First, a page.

Chile: advancing digital literacy

In the country’s poor and isolated communities, libraries provide access to computers and internet through BiblioRedes — a network of 412 public libraries and 18 training labs with computers and internet access that have trained around 25,000 Chileans in digital literacy.

These examples give an idea of the movement that is starting to crystallize around the domain of libraries for development. Initiatives such as Beyond Access are fostering this movement and positioning libraries in the local, national and international development agendas.

Recommendations for promoting libraries in development in Latin America

Governments must recognize libraries as strategic allies to facilitate information access for all citizens.

Governments need to ensure that information reaches all citizens regardless of their locations or demographic conditions. Public libraries offer a cost-effective way to accomplish this challenge and they are generally included in national and municipal budgets. With additional social investments in technology adoption and skills building, libraries can re-emerge as sustainable and deeply rooted development actors in their communities. They can support topics like health, culture, science, technology, youth, and civic participation, among many others. Digital agendas, online government plans and Open Government actions must take libraries into account as key allies to accomplish their goals... Also, they have to be sure that citizens can actually use the tools, information and equipment in a productive way. In order to achieve this, libraries must be included in public policy as a contact point between governments and citizens.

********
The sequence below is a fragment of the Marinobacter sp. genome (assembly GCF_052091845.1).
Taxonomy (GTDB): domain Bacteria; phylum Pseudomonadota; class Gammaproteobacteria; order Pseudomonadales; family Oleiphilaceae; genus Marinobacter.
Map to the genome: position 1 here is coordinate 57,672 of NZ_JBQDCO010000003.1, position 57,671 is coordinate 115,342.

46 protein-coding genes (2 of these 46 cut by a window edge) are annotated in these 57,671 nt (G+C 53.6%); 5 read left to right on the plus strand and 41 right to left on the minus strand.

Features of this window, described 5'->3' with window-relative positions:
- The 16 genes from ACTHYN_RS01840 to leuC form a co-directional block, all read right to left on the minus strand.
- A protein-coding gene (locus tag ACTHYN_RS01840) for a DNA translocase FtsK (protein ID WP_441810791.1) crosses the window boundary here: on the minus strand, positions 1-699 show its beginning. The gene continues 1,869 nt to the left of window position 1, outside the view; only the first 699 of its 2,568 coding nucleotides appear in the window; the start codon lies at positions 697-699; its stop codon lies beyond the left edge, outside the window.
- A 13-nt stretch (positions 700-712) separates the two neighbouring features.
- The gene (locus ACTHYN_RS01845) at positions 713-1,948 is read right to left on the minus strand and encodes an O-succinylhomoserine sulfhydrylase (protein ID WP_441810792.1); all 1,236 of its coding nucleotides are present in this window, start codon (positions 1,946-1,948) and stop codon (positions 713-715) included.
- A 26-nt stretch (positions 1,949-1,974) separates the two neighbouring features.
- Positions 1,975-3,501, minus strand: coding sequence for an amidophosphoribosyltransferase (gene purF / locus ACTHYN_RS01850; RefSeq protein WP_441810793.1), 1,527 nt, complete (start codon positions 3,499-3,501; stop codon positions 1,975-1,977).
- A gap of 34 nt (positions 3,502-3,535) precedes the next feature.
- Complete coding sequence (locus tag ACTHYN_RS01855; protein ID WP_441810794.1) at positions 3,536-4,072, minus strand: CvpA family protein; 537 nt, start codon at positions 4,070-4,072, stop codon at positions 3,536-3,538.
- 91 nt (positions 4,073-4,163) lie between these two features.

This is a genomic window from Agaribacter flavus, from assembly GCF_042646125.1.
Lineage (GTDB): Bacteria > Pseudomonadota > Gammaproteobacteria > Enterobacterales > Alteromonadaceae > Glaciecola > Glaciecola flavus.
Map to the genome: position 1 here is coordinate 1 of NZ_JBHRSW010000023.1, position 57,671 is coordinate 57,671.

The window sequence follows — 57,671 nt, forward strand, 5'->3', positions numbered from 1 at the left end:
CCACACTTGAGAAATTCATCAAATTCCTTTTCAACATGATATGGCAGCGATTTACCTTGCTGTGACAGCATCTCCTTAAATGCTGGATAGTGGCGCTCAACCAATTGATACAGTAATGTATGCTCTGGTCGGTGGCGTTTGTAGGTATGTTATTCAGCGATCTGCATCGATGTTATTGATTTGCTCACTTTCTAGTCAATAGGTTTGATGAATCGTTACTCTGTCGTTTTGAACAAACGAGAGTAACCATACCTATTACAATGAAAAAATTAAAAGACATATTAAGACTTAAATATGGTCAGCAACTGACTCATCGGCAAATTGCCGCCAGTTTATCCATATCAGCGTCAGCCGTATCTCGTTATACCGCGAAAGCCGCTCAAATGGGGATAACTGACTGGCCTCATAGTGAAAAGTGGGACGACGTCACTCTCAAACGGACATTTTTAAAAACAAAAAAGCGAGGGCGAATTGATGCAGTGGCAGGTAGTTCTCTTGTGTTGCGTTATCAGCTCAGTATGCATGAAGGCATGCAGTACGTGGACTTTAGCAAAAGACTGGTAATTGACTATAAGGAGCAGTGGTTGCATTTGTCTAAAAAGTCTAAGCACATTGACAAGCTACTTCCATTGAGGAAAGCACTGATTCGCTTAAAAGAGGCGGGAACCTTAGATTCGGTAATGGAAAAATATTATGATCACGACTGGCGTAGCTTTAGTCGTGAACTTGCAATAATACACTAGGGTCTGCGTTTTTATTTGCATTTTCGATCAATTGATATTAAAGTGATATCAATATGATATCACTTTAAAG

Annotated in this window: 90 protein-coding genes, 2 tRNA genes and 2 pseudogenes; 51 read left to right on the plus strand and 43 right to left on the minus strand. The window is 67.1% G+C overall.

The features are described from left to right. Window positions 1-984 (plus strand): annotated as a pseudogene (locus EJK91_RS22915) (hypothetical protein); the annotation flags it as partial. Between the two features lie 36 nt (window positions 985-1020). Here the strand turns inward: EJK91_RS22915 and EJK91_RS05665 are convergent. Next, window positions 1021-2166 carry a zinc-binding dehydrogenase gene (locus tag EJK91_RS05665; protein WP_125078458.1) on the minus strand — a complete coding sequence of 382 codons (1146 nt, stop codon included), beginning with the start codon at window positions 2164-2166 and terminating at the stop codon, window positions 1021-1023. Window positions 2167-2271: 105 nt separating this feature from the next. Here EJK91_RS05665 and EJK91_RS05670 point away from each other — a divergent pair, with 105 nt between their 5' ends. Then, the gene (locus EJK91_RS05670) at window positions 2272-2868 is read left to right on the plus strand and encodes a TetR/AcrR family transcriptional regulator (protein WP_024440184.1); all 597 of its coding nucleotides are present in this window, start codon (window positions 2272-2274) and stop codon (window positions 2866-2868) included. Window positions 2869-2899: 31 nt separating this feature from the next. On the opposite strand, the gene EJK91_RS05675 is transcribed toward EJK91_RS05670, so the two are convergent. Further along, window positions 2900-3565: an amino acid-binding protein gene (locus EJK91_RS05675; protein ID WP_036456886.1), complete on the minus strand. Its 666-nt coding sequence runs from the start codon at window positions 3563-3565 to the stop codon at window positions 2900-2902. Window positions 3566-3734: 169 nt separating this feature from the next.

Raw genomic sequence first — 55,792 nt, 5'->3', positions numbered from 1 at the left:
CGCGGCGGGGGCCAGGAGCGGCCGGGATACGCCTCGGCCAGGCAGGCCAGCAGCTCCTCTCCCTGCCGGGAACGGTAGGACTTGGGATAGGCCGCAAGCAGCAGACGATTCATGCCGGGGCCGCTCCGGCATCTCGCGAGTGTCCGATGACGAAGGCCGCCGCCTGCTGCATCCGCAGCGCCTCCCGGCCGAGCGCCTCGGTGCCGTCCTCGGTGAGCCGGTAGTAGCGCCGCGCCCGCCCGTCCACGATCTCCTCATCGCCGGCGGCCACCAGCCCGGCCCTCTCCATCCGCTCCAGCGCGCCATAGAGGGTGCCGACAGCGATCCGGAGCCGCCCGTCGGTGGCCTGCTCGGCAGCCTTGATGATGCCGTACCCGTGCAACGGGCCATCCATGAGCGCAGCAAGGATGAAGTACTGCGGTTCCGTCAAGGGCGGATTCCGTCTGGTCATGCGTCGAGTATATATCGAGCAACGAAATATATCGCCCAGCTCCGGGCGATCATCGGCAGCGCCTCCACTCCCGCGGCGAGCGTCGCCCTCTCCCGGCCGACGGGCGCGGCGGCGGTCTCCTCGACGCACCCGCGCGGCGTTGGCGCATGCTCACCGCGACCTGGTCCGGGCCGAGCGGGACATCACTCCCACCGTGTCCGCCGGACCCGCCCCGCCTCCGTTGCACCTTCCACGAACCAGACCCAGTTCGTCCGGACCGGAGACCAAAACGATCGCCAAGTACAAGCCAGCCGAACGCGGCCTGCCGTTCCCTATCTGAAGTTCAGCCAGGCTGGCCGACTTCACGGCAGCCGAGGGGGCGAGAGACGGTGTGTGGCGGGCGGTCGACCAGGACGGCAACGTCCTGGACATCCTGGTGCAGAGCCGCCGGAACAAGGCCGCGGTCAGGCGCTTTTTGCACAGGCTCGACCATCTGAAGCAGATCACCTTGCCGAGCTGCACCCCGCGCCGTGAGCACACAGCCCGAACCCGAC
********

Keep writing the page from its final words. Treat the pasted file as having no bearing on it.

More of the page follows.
Government commitments to the information society must also include commitments to those institutions supporting the information society.

Investment in public libraries would complement the strong commitment and progress of many governments towards the construction of an information and knowledge society, going beyond access by building capacity and by acting as a channel for social services. In Latin America and the Caribbean, there are many sources of funding that can contribute to library modernization through coordinated actions and adequate commitment. Libraries are valuable allies to reach citizens because they are generally found in all the regions of a country.

Take advantage of the location and spaces that public libraries have. Libraries in Latin America already exist and are generally located in strategic places in their communities.

Once the important role of libraries is recognized, they must be supported in explicit ways and communities and governments must make necessary investments in them. It is important to have support for expanding and improving infrastructure, equipment and staff, as well as support for encouraging the use of libraries as ICT access centers instead of using valuable resources to create new infrastructure.

Librarians need access to training in modern information needs Reference books and services will always be fundamental, but in a modern public library, these cannot be the only services provided.

Library staff must be able to create alliances, identify the needs of their communities, and facilitate community participation, becoming “infomediaries” that have the skills and knowledge to guide citizens in the use of information to improve their lives. Librarians must be offered continuous training along with robust networks to share their experiences and constant motivation to be leaders.